Jer. 11:1–17. Judah’s Disloyalty to the Covenant, with the Consequences Thereof—In vv. 2–8 is a short summary of the covenant made with the fathers; in vv. 9–13 is an account of the breaking of this covenant by Judah, and of the calamity which results therefrom; and in vv. 14–17 further description of this calamity.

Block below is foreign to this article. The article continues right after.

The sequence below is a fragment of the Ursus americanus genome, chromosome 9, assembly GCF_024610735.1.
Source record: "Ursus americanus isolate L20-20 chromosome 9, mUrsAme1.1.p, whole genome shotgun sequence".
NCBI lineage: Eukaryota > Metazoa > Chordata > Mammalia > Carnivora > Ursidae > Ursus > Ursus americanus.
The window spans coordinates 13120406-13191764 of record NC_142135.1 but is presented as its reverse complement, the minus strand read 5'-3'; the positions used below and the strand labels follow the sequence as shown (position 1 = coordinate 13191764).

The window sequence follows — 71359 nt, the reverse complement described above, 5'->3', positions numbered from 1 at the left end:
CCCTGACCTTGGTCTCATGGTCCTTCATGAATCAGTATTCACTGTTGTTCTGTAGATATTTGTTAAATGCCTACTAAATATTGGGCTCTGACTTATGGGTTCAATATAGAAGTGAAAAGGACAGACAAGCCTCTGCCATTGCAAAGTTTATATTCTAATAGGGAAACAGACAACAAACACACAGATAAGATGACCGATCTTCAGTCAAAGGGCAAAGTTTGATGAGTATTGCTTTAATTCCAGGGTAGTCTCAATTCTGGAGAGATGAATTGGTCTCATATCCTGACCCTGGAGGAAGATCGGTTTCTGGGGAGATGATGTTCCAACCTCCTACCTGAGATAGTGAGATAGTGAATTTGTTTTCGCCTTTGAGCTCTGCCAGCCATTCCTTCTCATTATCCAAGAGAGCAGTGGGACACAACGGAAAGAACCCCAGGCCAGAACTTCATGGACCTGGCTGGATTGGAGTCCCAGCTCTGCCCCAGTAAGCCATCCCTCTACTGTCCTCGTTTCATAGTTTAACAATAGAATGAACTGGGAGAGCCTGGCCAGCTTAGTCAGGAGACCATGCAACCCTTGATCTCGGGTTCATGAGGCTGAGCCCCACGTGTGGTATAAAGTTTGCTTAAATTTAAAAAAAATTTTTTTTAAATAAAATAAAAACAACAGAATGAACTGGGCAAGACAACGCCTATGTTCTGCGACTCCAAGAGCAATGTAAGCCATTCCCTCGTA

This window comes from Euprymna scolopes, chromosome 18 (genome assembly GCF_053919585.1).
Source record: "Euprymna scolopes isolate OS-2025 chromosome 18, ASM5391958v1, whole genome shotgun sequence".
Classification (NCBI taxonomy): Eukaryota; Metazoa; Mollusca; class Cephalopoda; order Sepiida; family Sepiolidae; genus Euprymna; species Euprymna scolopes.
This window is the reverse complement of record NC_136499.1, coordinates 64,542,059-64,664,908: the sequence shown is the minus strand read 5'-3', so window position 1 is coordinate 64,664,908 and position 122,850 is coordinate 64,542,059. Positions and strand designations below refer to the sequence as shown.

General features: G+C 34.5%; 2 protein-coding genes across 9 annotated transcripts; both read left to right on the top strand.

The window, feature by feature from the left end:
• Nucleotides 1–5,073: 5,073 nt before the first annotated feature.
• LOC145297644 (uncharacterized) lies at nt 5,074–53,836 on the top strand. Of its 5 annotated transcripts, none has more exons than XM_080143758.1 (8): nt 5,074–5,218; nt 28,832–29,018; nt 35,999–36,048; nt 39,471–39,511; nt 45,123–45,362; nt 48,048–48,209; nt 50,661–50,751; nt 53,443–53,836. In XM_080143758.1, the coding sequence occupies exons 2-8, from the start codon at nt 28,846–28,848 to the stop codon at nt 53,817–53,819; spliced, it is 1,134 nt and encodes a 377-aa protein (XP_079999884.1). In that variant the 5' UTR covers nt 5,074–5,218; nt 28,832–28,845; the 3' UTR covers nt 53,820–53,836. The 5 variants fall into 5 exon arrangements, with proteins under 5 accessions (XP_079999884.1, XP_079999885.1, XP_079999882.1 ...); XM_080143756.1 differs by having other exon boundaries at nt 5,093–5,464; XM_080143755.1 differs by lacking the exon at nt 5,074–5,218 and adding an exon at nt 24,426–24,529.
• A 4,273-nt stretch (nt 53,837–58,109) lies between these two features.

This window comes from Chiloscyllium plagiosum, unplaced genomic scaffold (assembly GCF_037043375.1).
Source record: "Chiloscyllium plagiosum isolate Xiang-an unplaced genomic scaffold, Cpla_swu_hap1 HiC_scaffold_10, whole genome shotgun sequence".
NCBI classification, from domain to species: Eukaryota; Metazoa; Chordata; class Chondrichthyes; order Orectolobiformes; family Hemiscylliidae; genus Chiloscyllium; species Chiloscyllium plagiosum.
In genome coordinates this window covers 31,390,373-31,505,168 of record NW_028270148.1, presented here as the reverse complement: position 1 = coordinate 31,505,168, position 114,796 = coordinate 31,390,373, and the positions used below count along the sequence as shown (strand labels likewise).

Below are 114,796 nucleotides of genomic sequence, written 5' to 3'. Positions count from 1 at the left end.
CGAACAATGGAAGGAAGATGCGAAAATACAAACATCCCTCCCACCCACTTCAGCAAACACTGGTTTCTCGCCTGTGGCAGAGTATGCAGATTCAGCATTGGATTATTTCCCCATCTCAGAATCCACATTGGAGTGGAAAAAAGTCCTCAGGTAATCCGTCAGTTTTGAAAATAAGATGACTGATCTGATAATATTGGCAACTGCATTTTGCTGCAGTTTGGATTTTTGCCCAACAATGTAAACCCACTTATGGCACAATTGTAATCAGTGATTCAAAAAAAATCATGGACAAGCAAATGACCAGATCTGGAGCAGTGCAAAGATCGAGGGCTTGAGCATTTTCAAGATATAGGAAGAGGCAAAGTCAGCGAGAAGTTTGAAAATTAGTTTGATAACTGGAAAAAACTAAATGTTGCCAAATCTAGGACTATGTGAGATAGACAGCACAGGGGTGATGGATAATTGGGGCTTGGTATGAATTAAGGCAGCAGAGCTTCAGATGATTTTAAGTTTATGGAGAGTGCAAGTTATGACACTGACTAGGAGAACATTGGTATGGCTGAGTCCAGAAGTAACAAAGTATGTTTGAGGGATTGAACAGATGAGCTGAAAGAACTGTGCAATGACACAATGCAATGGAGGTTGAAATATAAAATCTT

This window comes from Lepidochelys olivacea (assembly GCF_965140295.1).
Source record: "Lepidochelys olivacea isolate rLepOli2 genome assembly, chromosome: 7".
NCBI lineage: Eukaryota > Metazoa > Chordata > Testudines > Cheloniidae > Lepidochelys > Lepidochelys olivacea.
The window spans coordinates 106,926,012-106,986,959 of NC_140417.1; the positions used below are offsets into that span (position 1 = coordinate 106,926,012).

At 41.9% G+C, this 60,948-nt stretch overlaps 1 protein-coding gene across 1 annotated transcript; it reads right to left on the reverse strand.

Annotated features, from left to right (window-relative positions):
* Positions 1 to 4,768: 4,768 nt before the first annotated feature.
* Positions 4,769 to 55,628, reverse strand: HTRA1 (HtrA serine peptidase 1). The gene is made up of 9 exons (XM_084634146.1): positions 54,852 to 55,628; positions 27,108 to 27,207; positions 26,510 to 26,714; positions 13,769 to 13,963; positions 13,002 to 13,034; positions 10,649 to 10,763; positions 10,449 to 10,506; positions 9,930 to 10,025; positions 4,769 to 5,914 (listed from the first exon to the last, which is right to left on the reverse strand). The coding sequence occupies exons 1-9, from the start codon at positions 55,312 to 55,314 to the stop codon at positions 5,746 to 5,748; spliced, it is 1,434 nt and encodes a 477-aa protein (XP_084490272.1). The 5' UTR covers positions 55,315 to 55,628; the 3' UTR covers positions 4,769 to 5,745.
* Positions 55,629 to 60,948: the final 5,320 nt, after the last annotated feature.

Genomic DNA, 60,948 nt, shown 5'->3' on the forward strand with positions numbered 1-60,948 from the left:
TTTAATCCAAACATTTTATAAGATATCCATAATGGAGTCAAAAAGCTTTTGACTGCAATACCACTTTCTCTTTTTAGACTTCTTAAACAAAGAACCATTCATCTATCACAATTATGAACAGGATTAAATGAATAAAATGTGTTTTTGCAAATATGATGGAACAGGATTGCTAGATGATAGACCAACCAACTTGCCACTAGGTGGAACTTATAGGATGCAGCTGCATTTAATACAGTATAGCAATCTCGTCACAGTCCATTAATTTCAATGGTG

Jer. 11:1–8. “The word which came to Jeremiah from Jahveh, saying: V. 2. Hear ye the words of this covenant, and speak to the men of Judah and to the inhabitants of Jerusalem, V. 3. And say thou to them: Thus hath Jahve, the God of Israel, said: Cursed is the man that heareth not the words of this covenant, V. 4. Which I commanded your fathers in the day that I brought them forth out of the land of Egypt, out of the iron furnace, saying: Hearken to my voice, and do them according to all which I command you; so shall ye be my people, and I will be your God; V. 5. That I may perform the oath which I have sworn unto your fathers, to give them a land flowing with milk and honey, as it is this day. And I answered and said: So be it, Jahveh. V. 6. Then said Jahveh to me: Proclaim all these words in the cities of Judah and in the streets of Jerusalem, saying: Hear ye the words of this covenant and do them. V. 7. For I have testified to your fathers in the day that I brought them out of the land of Egypt unto this day, testifying from early morning on: Hearken to my voice! V. 8. But they hearkened not, nor inclined their ear, but walked each in the stubbornness of their evil heart; and so I brought on them all the words of this covenant which I have commanded them to do, and they have not done them.”